CUMBERLAND — Four tractor-trailer crashes in the same section of eastbound Interstate 68 on Haystack Mountain brought a warning from the Maryland Motor Truck Association to its members on Friday “to use extreme caution” while traveling the interstate from the Garrett County line through Cumberland.
“Numerous signs advise drivers of the steep 6% downhill grade,” the trucking association said in an alert to drivers. “State Police have inspected over 47,000 trucks at the nearby Finzel weigh station this year and are aggressively monitoring truck speeds to curb the spike in truck incidents.”
The association also sent word to its counterparts at the Pennsylvania Motor Truck Association, West Virginia Trucking Association, Virginia Trucking Association, Ohio Trucking Association, American Trucking Associations and Owner-Operator Independent Drivers Association, Louis Campion, president and chief operating officer of the Columbia-based Maryland Motor Truck Association, said.
The accidents have occurred in a sharp turn between LaVale and Cumberland as the trucks descend into the city.
Accident investigation results were requested by the Times-News in a formal public information request filed with the state police on Friday.
The recent accidents include the Aug. 2 crash of a tractor-trailer that jackknifed, as well as crashes that occurred in that same area on Oct. 16, Oct. 22 and Oct. 30.
The SHA recently grinded some recent asphalt patches “in an effort to help provide extra traction for large, commercial vehicles,” spokesman Charlie Gischlar said. “This was a proactive effort to try something relatively easy to aid the truckers.”
Gischlar said speed is the major cause of the crashes.
The SHA has been working with Maryland State Police and the Commercial Vehicle Enforcement Division to formulate strategies to improve motorists’ safety, he said.
Flashing yellow lights are in place at the electronic message signboards on eastbound I-68 alerting drivers to the truck speed limit of 45 mph.
Gischlar said the SHA is actively investigating the area to determine why there has been a marked increase in the crashes.
At the same time, the state police and the Department of Transportation are working on additional signage and increased enforcement of the truck speed limit, said Sgt. Darrell Thomas, supervisor of the Finzel Weigh and Inspection Facility of the state police Commercial Vehicle Enforcement Division.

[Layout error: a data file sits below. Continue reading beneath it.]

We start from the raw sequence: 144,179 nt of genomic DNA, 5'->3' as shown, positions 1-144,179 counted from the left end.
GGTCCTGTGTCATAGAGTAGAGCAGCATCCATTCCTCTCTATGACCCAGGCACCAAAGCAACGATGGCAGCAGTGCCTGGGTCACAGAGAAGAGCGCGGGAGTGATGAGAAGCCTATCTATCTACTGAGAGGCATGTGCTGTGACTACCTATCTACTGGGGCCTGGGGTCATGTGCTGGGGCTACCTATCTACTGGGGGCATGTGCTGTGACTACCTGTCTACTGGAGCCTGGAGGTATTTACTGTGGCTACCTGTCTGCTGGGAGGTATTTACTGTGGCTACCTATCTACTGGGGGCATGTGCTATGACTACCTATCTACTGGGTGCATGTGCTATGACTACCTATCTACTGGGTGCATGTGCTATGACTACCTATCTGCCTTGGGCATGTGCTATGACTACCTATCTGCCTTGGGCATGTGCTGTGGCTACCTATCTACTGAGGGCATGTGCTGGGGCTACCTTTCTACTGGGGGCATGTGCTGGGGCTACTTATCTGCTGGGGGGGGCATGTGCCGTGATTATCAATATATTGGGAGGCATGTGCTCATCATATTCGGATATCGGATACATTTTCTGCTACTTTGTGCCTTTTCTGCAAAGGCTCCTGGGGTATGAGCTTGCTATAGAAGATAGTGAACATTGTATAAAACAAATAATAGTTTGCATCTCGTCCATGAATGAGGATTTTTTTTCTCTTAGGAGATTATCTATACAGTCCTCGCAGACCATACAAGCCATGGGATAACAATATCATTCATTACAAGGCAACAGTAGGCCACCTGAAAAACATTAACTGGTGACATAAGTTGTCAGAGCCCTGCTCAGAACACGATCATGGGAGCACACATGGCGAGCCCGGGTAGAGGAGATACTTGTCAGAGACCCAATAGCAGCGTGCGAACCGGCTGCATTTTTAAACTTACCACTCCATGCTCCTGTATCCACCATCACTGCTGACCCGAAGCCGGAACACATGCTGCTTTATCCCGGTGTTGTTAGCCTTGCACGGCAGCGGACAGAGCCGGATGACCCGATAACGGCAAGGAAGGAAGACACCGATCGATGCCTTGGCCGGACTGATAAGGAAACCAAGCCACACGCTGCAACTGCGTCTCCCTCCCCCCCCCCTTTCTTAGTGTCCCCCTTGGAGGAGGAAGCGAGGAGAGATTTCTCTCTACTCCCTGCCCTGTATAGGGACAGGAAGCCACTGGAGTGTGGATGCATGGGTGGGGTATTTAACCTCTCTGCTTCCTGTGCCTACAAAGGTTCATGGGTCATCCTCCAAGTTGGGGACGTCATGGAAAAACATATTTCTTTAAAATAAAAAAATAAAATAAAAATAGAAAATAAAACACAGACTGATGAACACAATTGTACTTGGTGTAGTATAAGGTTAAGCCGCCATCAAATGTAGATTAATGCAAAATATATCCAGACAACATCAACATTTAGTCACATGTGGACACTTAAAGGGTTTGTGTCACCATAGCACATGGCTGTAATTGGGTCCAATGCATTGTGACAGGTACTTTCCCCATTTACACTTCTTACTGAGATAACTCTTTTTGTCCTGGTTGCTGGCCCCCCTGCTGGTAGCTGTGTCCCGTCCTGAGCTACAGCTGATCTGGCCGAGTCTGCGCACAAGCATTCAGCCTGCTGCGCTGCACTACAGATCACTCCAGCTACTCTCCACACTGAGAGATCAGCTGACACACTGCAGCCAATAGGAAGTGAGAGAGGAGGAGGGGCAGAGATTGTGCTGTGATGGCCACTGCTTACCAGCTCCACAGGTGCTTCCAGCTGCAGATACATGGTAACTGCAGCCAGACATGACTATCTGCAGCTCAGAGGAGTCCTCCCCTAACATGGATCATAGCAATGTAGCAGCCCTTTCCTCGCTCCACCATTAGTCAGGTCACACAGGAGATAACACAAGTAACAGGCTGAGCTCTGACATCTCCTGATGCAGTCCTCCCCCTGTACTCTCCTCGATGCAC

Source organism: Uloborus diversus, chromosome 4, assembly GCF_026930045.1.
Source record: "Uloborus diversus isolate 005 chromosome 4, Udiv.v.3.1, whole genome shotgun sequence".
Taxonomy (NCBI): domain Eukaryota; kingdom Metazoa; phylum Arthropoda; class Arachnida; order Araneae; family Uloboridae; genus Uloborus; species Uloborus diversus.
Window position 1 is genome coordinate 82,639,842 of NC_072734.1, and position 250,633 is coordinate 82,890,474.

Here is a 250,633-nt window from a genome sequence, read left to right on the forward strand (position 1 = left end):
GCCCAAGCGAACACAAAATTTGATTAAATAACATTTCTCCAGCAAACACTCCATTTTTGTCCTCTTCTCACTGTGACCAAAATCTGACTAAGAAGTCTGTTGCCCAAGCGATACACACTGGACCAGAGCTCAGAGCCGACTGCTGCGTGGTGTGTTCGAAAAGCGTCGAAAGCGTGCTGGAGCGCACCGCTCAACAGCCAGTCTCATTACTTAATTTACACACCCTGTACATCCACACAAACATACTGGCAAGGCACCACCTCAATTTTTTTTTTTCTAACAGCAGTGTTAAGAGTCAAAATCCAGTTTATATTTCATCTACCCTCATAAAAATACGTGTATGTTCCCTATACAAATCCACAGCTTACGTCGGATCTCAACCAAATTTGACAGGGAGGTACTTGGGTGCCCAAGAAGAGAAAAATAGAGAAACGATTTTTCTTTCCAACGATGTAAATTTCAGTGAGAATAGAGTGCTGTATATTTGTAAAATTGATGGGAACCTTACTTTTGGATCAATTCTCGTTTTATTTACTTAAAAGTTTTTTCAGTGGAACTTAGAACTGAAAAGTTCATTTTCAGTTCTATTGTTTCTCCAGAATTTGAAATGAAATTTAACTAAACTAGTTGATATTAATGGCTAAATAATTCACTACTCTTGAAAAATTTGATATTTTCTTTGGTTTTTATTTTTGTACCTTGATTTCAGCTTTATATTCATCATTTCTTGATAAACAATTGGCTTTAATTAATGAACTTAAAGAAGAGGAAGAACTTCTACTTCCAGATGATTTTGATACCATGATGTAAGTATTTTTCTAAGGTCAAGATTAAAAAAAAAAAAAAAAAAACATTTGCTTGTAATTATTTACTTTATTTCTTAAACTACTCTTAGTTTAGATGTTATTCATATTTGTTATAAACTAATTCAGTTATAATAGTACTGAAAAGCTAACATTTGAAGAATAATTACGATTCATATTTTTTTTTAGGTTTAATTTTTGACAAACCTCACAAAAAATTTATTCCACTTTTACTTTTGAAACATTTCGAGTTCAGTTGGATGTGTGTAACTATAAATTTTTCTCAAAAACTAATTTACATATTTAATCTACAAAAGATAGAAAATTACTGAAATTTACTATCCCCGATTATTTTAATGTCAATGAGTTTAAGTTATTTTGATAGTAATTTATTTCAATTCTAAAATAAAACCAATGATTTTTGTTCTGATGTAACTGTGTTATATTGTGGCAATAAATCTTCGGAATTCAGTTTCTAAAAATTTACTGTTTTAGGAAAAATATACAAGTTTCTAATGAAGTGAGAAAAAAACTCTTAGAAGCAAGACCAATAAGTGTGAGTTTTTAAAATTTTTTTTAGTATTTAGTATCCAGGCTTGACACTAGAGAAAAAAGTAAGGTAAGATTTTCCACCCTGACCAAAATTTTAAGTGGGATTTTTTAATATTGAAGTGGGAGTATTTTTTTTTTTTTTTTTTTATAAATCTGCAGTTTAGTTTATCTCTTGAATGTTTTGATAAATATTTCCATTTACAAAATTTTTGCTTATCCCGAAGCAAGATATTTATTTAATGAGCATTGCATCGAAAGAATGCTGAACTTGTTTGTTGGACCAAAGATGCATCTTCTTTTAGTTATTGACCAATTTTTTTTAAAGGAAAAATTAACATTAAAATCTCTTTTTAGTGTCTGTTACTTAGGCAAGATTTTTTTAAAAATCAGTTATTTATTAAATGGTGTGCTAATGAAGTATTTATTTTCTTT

Drivers weigh in
Some motorists traveling Interstate 68 spoke of their experiences.
“Tailgating is pretty common,” said Richard W. Thomas, an employee of the BFS Store at Grantsville, where truckers detour from I-68 for a quick break to refuel and grab a hot meal at the IHOP restaurant.
Thomas said he talks to a lot of truckers through his job.
“I don’t hear a lot about speeding,” he said. “I travel I-68 a lot and I would say on a scale of one to 10, with 10 being the most dangerous, Interstate 68 is a solid 8 every time I come through.”
The Times-News surveyed a few truckers to get their thoughts.
“More enforcement — you need more police officers on the road,” said Pittsburgh truck driver Bob Stokes during a fuel stop at Grantsville. “Speed camera tickets will slow people, and so will flashing red light signs that show your vehicle speed.”
SHA’s Gischlar said automated speed enforcement is only used in qualified work zones.
“Best way to slow people down is to have more law enforcement,” Brian Krebs, a Charleston, West Virginia, man who has been employed as a truck driver for the past 13 years, said. “More police visible on the road and enforcing, especially cell phone laws. I still see a lot of people on cell phones.”
The more you try to slow people down, the faster they seem to go,” Allen Winn, a trucker from Lewistown, Pennsylvania, said.
“I don’t know if there is an answer,” Winn said. “Fines don’t seem to work. Fatal accident stats and stories don’t work. People always think it won’t happen to them.”
A local driver who preferred to not be identified also said “regular police or Department of Transportation unit and message signboards” about the number of recent accidents might slow drivers.
“Any trucker that runs 68 regularly knows there’s usually no cops through that 45-mile-an-hour section and they just can roll through,” he said.
Some truckers also said keeping trucks in the right lane would be helpful as required by law in some states that impose fines to violators.
Maryland State Police spokesman Greg Shipley urged operators of commercial and private vehicles “to do their part to reduce crashes and make our highways safer.”
“Inattention, aggressive driving and speeding contribute to injuries and deaths on our road, not just in Western Maryland,” said Shipley at the state police headquarters in Pikesville.